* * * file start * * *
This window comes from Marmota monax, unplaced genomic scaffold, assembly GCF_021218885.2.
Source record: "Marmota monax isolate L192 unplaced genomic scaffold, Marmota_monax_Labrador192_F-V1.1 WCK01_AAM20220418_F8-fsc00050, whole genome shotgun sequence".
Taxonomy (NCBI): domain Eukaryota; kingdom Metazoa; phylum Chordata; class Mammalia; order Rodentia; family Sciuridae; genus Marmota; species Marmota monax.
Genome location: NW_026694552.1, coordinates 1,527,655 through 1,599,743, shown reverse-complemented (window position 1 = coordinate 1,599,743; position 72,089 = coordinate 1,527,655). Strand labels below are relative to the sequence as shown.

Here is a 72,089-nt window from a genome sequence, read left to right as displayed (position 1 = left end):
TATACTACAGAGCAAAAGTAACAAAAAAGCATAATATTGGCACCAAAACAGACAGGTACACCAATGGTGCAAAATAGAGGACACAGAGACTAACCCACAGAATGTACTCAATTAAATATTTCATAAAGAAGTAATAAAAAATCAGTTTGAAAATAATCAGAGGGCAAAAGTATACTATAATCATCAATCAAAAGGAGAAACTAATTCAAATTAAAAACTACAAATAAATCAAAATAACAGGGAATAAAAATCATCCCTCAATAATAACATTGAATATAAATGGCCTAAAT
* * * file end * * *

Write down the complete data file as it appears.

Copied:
This window comes from Marmota monax, unplaced genomic scaffold, assembly GCF_021218885.2.
Source record: "Marmota monax isolate L192 unplaced genomic scaffold, Marmota_monax_Labrador192_F-V1.1 WCK01_AAM20220418_F8-fsc00050, whole genome shotgun sequence".
Taxonomy (NCBI): domain Eukaryota; kingdom Metazoa; phylum Chordata; class Mammalia; order Rodentia; family Sciuridae; genus Marmota; species Marmota monax.
Genome location: NW_026694552.1, coordinates 1,527,655 through 1,599,743, shown reverse-complemented (window position 1 = coordinate 1,599,743; position 72,089 = coordinate 1,527,655). Strand labels below are relative to the sequence as shown.

Here is a 72,089-nt window from a genome sequence, read left to right as displayed (position 1 = left end):
TATACTACAGAGCAAAAGTAACAAAAAAGCATAATATTGGCACCAAAACAGACAGGTACACCAATGGTGCAAAATAGAGGACACAGAGACTAACCCACAGAATGTACTCAATTAAATATTTCATAAAGAAGTAATAAAAAATCAGTTTGAAAATAATCAGAGGGCAAAAGTATACTATAATCATCAATCAAAAGGAGAAACTAATTCAAATTAAAAACTACAAATAAATCAAAATAACAGGGAATAAAAATCATCCCTCAATAATAACATTGAATATAAATGGCCTAAAT